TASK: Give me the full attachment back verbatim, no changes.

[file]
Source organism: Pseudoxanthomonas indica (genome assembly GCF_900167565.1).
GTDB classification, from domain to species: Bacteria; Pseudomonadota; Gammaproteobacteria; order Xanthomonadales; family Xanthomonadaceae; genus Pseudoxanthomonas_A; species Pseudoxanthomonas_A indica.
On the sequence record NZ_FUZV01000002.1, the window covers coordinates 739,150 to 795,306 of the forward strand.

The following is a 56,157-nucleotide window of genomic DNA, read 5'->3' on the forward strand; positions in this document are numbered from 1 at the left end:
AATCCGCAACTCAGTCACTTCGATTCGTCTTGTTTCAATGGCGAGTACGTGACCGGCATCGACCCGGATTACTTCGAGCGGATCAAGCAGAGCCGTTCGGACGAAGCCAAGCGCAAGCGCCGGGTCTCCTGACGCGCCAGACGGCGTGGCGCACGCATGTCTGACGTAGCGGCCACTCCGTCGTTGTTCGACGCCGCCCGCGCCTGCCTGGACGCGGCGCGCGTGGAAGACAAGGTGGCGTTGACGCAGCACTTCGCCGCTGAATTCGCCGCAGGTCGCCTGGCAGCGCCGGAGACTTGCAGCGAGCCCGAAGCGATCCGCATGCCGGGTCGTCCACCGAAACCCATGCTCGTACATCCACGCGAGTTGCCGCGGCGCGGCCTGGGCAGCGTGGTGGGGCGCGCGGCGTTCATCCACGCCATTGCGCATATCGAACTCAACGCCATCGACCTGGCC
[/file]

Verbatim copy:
Source organism: Pseudoxanthomonas indica (genome assembly GCF_900167565.1).
GTDB classification, from domain to species: Bacteria; Pseudomonadota; Gammaproteobacteria; order Xanthomonadales; family Xanthomonadaceae; genus Pseudoxanthomonas_A; species Pseudoxanthomonas_A indica.
On the sequence record NZ_FUZV01000002.1, the window covers coordinates 739,150 to 795,306 of the forward strand.

The following is a 56,157-nucleotide window of genomic DNA, read 5'->3' on the forward strand; positions in this document are numbered from 1 at the left end:
AATCCGCAACTCAGTCACTTCGATTCGTCTTGTTTCAATGGCGAGTACGTGACCGGCATCGACCCGGATTACTTCGAGCGGATCAAGCAGAGCCGTTCGGACGAAGCCAAGCGCAAGCGCCGGGTCTCCTGACGCGCCAGACGGCGTGGCGCACGCATGTCTGACGTAGCGGCCACTCCGTCGTTGTTCGACGCCGCCCGCGCCTGCCTGGACGCGGCGCGCGTGGAAGACAAGGTGGCGTTGACGCAGCACTTCGCCGCTGAATTCGCCGCAGGTCGCCTGGCAGCGCCGGAGACTTGCAGCGAGCCCGAAGCGATCCGCATGCCGGGTCGTCCACCGAAACCCATGCTCGTACATCCACGCGAGTTGCCGCGGCGCGGCCTGGGCAGCGTGGTGGGGCGCGCGGCGTTCATCCACGCCATTGCGCATATCGAACTCAACGCCATCGACCTGGCC